These failures are not merely limited to FDI proposals. The general bureaucratic and often biased acquisition process by India’s armed forces, when it comes to acquiring crucial weaponry, has not been fixed by the Modi government. For example, a six-year-long process to acquire over close-quarter battle carbines (needed if India were to ever engage Pakistan in conventional warfare) was scrapped earlier this year over “alleged deviations from established process”. As one senior industry observer put it: “Forget futuristic fifth-generation aircraft, basic equipment needed for India’s armed forces is still being held up”.
Whither strategic partner?
Perhaps the most-trumpeted part of the Modi government’s new defence procurement policy was its “strategic partner” portion. Who or what are strategic partners? They are, essentially, a group of two-to-three private companies that would be identified as valuable manufacturing/design/development partners for specific defence platforms such as artillery, combat vehicles, aircraft, submarines etc.
So for India’s various aircraft requirements, two or three Indian vendors would be designated as strategic partners and supply whatever was required.
A strategic partner policy, defence ministry officials say, would allow certain companies to be certain of a long product-roadmap. This, in turn, would allow them to invest in domestic manufacturing and technology capabilities; a long-standing concern of India’s defence companies such as the Tatas, the Mahindras and Larsen & Toubro.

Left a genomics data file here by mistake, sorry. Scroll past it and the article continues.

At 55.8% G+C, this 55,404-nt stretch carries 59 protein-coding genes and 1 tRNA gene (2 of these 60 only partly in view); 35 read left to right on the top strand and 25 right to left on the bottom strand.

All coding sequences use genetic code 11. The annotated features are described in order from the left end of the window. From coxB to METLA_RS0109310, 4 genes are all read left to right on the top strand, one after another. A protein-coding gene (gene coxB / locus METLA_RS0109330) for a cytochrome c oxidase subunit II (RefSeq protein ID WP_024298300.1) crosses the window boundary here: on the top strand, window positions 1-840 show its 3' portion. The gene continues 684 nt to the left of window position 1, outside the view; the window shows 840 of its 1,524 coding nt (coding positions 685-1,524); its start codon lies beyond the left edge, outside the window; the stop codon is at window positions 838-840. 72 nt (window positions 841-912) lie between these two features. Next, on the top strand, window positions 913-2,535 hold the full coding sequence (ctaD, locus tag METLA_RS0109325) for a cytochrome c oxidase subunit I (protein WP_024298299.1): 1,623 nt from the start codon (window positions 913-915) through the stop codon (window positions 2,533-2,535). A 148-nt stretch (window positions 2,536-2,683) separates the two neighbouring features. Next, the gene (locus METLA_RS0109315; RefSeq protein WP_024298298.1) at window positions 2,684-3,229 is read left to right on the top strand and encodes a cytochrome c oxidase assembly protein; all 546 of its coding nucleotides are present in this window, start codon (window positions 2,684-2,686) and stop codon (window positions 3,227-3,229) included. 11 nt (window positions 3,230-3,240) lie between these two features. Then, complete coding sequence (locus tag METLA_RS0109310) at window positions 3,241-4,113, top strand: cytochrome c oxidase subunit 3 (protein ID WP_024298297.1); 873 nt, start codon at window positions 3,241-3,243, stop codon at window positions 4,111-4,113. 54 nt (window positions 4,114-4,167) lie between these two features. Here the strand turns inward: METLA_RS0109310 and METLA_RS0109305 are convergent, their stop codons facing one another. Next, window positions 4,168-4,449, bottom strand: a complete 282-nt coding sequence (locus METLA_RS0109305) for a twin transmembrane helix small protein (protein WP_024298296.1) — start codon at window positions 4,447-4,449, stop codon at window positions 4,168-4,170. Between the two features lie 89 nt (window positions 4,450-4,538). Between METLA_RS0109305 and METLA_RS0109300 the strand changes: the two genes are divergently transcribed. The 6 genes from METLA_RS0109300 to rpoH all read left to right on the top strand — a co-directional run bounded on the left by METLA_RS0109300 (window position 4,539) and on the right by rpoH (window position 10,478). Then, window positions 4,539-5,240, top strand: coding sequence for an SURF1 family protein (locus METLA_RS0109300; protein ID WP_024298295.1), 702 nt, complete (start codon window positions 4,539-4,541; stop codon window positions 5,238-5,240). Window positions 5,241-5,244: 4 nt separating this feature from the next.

And yet, the notion of a strategic partner has been extremely contentious due to the obvious potential for corruption and bias. That’s why,while the 2016 defence procurement policy was released earlier this year, the strategic partner policy chapter was left blank. As of December 30, it’s still missing. Since then, two different military panels have analysed the issue and while it was widely reported in October by defence journalists that it would be out soon, it still hasn’t been made public.
Multiple sources tell The Wire that the defence ministry was worried that legal challenges will be mounted once the various strategic partners are announced, which is why it is being vetted before being handed off to the finance ministry for clearance.
The lack of a specific strategic partner policy has meant that the way the defence ministry now approaches big-ticket projects is rather curious. On one hand, there’s no official strategic partner policy, and yet on the other, the spirit of finding a “strategic partner”, in trying to identify one or two vendors to develop infrastructure and become crucial vendors for the next 10-15 years, is now being followed.